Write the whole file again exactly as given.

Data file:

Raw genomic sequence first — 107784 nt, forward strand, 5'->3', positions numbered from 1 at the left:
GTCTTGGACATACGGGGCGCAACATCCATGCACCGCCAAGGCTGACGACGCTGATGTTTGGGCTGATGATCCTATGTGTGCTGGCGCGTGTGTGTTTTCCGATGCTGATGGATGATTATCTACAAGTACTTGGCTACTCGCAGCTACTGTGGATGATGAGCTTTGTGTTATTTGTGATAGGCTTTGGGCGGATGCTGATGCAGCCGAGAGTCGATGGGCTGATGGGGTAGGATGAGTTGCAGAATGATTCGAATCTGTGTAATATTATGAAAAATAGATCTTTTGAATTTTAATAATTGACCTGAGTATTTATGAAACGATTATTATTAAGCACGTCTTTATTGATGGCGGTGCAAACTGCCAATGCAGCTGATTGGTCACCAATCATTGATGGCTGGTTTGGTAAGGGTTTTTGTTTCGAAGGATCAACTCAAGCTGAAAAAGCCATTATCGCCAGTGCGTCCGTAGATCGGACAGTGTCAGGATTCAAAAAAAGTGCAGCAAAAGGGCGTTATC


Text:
Raw genomic sequence first — 107784 nt, forward strand, 5'->3', positions numbered from 1 at the left:
GTCTTGGACATACGGGGCGCAACATCCATGCACCGCCAAGGCTGACGACGCTGATGTTTGGGCTGATGATCCTATGTGTGCTGGCGCGTGTGTGTTTTCCGATGCTGATGGATGATTATCTACAAGTACTTGGCTACTCGCAGCTACTGTGGATGATGAGCTTTGTGTTATTTGTGATAGGCTTTGGGCGGATGCTGATGCAGCCGAGAGTCGATGGGCTGATGGGGTAGGATGAGTTGCAGAATGATTCGAATCTGTGTAATATTATGAAAAATAGATCTTTTGAATTTTAATAATTGACCTGAGTATTTATGAAACGATTATTATTAAGCACGTCTTTATTGATGGCGGTGCAAACTGCCAATGCAGCTGATTGGTCACCAATCATTGATGGCTGGTTTGGTAAGGGTTTTTGTTTCGAAGGATCAACTCAAGCTGAAAAAGCCATTATCGCCAGTGCGTCCGTAGATCGGACAGTGTCAGGATTCAAAAAAAGTGCAGCAAAAGGGCGTTATC